We audited the U. S. Department of Housing and Urban Development’s (HUD) Community Development Block Grant (CDBG) 2008 Disaster Recovery assistance for Hurricane Ike and other disasters, administered by the Texas Department of Rural Affairs (the State). Our objective was to determine whether the State administered HUD’s Disaster Recovery funds used for infrastructure and revitalization contracts in compliance with the supplemental appropriations requirements, HUD’s policies, and the State of Texas’ Disaster Recovery action plan. This is the fifth audit of Texas’ administration of Disaster Recovery funds, and it was conducted as part of the Office of Inspector General’s (OIG) commitment to HUD to implement oversight of Disaster Recovery funds to prevent fraud, waste, and abuse.
The State did not follow Federal and State requirements and best practices for its infrastructure and revitalization professional services and project management services contracts. It failed to do so because it disregarded various requirements. Specifically, the State (1) improperly procured its professional services and project management services contracts, (2) improperly increased the project management services company’s contract, (3) included ineligible contract provisions, (4) failed to ensure the contract payment type was consistent, (5) failed to prevent questionable charges, (6) did not ensure its budgets clearly assigned costs according to HUD CDBG cost categories, and (7) did not ensure its project management services contract contained specific and quantifiable performance measures. As a result, the State paid $9.06 million in questioned costs. In addition, the State failed to adequately monitor its professional and project management services contracts due to staffing cutbacks and disagreements in the department originally responsible for overseeing the funds. Therefore, it did not review the contractor’s performance or its accounting for, allocation of, or support for the eligibility of its costs.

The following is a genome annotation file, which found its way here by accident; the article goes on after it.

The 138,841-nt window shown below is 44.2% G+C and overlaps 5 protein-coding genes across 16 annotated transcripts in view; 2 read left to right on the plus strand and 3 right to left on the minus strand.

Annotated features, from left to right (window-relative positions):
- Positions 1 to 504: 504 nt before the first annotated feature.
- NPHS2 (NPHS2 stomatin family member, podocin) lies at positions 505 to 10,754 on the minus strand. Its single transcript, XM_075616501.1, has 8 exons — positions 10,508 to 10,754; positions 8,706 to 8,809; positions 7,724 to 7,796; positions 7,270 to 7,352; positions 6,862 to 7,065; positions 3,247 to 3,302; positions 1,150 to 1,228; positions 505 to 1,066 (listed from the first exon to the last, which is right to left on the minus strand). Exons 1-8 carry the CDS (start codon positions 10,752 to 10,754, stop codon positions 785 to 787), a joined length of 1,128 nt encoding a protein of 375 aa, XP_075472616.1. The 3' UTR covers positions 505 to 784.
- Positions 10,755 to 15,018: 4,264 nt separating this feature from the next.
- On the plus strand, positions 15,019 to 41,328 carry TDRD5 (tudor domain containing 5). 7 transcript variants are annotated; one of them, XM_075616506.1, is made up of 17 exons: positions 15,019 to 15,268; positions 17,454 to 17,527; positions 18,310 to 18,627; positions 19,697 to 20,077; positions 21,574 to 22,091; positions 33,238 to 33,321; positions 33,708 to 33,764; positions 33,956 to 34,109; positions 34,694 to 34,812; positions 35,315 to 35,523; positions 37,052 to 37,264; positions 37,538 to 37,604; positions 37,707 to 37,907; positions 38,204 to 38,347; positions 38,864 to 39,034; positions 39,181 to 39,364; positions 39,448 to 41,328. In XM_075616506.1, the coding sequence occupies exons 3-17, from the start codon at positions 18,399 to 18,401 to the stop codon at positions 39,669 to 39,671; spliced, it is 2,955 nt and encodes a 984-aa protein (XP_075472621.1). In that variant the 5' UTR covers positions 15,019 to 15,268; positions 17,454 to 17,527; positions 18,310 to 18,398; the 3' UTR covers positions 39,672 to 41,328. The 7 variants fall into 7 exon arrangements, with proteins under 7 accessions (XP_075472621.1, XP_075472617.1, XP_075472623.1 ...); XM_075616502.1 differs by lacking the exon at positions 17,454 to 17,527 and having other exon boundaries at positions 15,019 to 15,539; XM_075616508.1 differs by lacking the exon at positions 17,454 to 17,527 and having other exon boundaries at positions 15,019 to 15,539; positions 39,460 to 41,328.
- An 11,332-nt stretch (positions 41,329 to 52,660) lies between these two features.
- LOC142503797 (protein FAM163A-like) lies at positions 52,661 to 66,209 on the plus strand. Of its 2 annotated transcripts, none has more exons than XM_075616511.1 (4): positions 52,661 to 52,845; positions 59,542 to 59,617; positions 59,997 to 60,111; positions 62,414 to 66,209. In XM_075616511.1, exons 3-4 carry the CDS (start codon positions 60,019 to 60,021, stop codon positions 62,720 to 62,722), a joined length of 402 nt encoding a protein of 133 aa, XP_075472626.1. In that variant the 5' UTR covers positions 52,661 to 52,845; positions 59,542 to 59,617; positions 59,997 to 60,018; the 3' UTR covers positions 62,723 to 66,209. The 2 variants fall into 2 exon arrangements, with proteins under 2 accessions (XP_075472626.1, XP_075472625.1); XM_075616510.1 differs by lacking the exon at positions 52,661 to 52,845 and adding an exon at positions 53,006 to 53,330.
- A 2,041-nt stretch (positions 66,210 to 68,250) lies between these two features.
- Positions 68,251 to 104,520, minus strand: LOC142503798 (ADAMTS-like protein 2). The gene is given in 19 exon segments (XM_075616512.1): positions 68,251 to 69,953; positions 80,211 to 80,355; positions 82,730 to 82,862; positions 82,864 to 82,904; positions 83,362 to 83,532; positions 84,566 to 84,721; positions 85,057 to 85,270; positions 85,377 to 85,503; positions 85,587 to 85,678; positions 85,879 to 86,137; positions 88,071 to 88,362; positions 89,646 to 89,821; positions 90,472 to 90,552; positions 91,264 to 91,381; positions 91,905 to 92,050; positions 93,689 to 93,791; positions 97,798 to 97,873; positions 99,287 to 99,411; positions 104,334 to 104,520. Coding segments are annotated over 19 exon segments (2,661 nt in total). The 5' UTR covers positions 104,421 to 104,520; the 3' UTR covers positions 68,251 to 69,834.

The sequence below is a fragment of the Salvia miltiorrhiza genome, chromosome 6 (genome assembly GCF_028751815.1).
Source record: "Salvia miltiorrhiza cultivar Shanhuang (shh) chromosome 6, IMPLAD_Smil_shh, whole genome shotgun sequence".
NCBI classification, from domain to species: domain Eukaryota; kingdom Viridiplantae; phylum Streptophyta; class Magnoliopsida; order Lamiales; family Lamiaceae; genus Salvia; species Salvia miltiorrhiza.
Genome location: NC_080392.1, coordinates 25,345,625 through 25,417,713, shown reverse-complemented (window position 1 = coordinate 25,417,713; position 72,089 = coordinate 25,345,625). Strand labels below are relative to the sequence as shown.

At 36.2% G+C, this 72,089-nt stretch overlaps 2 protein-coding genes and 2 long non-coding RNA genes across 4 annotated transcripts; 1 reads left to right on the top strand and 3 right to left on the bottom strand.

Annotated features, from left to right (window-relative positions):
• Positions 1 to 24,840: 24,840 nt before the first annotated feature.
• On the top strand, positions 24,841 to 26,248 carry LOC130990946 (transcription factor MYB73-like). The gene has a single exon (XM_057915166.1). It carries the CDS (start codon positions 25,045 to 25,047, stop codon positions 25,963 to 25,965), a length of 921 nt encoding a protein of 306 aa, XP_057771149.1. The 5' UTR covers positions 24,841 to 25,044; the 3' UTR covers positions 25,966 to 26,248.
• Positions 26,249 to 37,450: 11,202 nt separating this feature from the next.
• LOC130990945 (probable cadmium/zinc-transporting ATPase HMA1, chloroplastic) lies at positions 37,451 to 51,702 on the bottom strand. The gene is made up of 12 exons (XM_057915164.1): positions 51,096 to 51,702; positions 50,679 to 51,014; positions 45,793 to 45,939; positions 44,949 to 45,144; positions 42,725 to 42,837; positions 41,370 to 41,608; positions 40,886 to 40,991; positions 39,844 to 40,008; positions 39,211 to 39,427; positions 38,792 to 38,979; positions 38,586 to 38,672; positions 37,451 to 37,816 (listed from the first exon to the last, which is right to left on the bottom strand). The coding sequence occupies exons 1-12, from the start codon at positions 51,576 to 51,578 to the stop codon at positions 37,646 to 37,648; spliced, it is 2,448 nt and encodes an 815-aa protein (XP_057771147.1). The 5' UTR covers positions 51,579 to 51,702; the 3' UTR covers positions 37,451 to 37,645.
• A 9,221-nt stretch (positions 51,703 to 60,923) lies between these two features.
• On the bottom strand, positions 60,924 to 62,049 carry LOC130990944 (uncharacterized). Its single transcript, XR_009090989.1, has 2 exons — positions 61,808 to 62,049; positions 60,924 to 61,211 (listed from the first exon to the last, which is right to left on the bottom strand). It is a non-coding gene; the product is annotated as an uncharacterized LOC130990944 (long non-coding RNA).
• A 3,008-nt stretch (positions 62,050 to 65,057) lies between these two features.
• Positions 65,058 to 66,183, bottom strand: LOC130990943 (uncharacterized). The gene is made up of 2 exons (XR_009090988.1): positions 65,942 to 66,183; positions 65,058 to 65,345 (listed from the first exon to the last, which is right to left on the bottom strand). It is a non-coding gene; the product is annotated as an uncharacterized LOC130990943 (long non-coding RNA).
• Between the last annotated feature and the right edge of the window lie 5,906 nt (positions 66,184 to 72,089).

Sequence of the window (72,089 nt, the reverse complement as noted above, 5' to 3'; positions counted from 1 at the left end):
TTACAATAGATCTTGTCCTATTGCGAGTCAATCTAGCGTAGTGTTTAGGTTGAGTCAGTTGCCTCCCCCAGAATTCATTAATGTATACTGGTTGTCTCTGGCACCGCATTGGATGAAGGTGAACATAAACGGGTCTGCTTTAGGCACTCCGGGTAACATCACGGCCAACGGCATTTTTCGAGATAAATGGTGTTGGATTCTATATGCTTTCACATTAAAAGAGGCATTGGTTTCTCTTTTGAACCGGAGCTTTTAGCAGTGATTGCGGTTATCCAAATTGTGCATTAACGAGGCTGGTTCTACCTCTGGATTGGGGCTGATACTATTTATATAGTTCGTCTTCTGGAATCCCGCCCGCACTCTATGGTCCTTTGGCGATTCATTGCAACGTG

The Texas General Land Office recognized that the project management services contract had problems and terminated it during our audit, which will prevent the State from improperly spending more than $75.01 million in Disaster Recovery funds.
We recommend that HUD’s Deputy Assistant Secretary for Grant Programs require the State to (1) repay $919,570 in ineligible markup costs, (2) support or repay an estimated $7.59 million in unsupported inflated costs, (3) repay $542,477 in unreasonable and unnecessary inflated costs, and (4) document its termination of the professional services contract and its deobligation of the funds, which will result in $75.01 million in Disaster Recovery funding being put to better use. In addition, HUD should require the State to adopt and follow sound agency business procedures for its Disaster Recovery-funded procurements and payments to ensure they comply with Federal and State policies.